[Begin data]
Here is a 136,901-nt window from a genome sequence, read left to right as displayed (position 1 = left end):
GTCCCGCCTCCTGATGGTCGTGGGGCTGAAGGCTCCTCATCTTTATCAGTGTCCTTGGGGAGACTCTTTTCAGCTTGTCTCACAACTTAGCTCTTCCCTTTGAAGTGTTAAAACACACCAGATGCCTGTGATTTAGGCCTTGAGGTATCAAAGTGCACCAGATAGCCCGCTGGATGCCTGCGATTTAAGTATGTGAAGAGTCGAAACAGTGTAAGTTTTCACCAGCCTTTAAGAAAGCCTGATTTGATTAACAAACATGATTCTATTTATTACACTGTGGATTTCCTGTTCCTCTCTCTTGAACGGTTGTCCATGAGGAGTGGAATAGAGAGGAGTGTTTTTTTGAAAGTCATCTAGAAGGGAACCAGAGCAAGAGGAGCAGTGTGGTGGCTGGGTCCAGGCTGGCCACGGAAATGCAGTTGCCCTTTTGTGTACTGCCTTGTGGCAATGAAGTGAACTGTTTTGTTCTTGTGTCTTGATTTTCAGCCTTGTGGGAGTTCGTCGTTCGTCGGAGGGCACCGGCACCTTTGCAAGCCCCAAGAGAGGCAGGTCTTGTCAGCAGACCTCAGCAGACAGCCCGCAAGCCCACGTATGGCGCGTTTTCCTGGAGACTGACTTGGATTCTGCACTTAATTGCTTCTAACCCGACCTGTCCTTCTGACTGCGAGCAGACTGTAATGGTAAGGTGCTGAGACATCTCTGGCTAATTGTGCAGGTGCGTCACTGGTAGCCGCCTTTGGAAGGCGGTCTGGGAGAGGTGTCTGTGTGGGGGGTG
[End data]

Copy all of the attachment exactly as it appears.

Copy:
Here is a 136,901-nt window from a genome sequence, read left to right as displayed (position 1 = left end):
GTCCCGCCTCCTGATGGTCGTGGGGCTGAAGGCTCCTCATCTTTATCAGTGTCCTTGGGGAGACTCTTTTCAGCTTGTCTCACAACTTAGCTCTTCCCTTTGAAGTGTTAAAACACACCAGATGCCTGTGATTTAGGCCTTGAGGTATCAAAGTGCACCAGATAGCCCGCTGGATGCCTGCGATTTAAGTATGTGAAGAGTCGAAACAGTGTAAGTTTTCACCAGCCTTTAAGAAAGCCTGATTTGATTAACAAACATGATTCTATTTATTACACTGTGGATTTCCTGTTCCTCTCTCTTGAACGGTTGTCCATGAGGAGTGGAATAGAGAGGAGTGTTTTTTTGAAAGTCATCTAGAAGGGAACCAGAGCAAGAGGAGCAGTGTGGTGGCTGGGTCCAGGCTGGCCACGGAAATGCAGTTGCCCTTTTGTGTACTGCCTTGTGGCAATGAAGTGAACTGTTTTGTTCTTGTGTCTTGATTTTCAGCCTTGTGGGAGTTCGTCGTTCGTCGGAGGGCACCGGCACCTTTGCAAGCCCCAAGAGAGGCAGGTCTTGTCAGCAGACCTCAGCAGACAGCCCGCAAGCCCACGTATGGCGCGTTTTCCTGGAGACTGACTTGGATTCTGCACTTAATTGCTTCTAACCCGACCTGTCCTTCTGACTGCGAGCAGACTGTAATGGTAAGGTGCTGAGACATCTCTGGCTAATTGTGCAGGTGCGTCACTGGTAGCCGCCTTTGGAAGGCGGTCTGGGAGAGGTGTCTGTGTGGGGGGTG